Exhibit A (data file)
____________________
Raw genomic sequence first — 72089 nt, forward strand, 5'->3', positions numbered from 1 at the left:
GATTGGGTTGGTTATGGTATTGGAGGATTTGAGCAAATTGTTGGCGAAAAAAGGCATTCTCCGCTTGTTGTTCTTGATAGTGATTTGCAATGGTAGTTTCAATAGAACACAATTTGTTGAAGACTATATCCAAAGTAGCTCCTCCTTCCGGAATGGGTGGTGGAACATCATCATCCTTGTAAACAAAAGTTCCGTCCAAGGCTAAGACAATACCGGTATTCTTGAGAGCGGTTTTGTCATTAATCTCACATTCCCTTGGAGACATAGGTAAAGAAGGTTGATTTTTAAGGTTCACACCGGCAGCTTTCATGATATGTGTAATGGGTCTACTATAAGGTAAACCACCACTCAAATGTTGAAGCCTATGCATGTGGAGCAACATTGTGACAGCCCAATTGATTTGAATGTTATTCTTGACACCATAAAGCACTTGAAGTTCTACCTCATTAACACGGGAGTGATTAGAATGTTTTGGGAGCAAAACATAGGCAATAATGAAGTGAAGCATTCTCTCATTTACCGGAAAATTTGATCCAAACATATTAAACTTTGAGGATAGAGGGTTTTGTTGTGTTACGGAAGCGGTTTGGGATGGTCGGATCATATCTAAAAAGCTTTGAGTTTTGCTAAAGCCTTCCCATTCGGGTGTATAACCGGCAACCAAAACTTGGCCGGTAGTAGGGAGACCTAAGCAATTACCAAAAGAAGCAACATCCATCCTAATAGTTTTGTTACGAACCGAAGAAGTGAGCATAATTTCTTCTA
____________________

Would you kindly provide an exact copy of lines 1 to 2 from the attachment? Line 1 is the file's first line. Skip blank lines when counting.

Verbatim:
Raw genomic sequence first — 72089 nt, forward strand, 5'->3', positions numbered from 1 at the left:
GATTGGGTTGGTTATGGTATTGGAGGATTTGAGCAAATTGTTGGCGAAAAAAGGCATTCTCCGCTTGTTGTTCTTGATAGTGATTTGCAATGGTAGTTTCAATAGAACACAATTTGTTGAAGACTATATCCAAAGTAGCTCCTCCTTCCGGAATGGGTGGTGGAACATCATCATCCTTGTAAACAAAAGTTCCGTCCAAGGCTAAGACAATACCGGTATTCTTGAGAGCGGTTTTGTCATTAATCTCACATTCCCTTGGAGACATAGGTAAAGAAGGTTGATTTTTAAGGTTCACACCGGCAGCTTTCATGATATGTGTAATGGGTCTACTATAAGGTAAACCACCACTCAAATGTTGAAGCCTATGCATGTGGAGCAACATTGTGACAGCCCAATTGATTTGAATGTTATTCTTGACACCATAAAGCACTTGAAGTTCTACCTCATTAACACGGGAGTGATTAGAATGTTTTGGGAGCAAAACATAGGCAATAATGAAGTGAAGCATTCTCTCATTTACCGGAAAATTTGATCCAAACATATTAAACTTTGAGGATAGAGGGTTTTGTTGTGTTACGGAAGCGGTTTGGGATGGTCGGATCATATCTAAAAAGCTTTGAGTTTTGCTAAAGCCTTCCCATTCGGGTGTATAACCGGCAACCAAAACTTGGCCGGTAGTAGGGAGACCTAAGCAATTACCAAAAGAAGCAACATCCATCCTAATAGTTTTGTTACGAACCGAAGAAGTGAGCATAATTTCTTCTA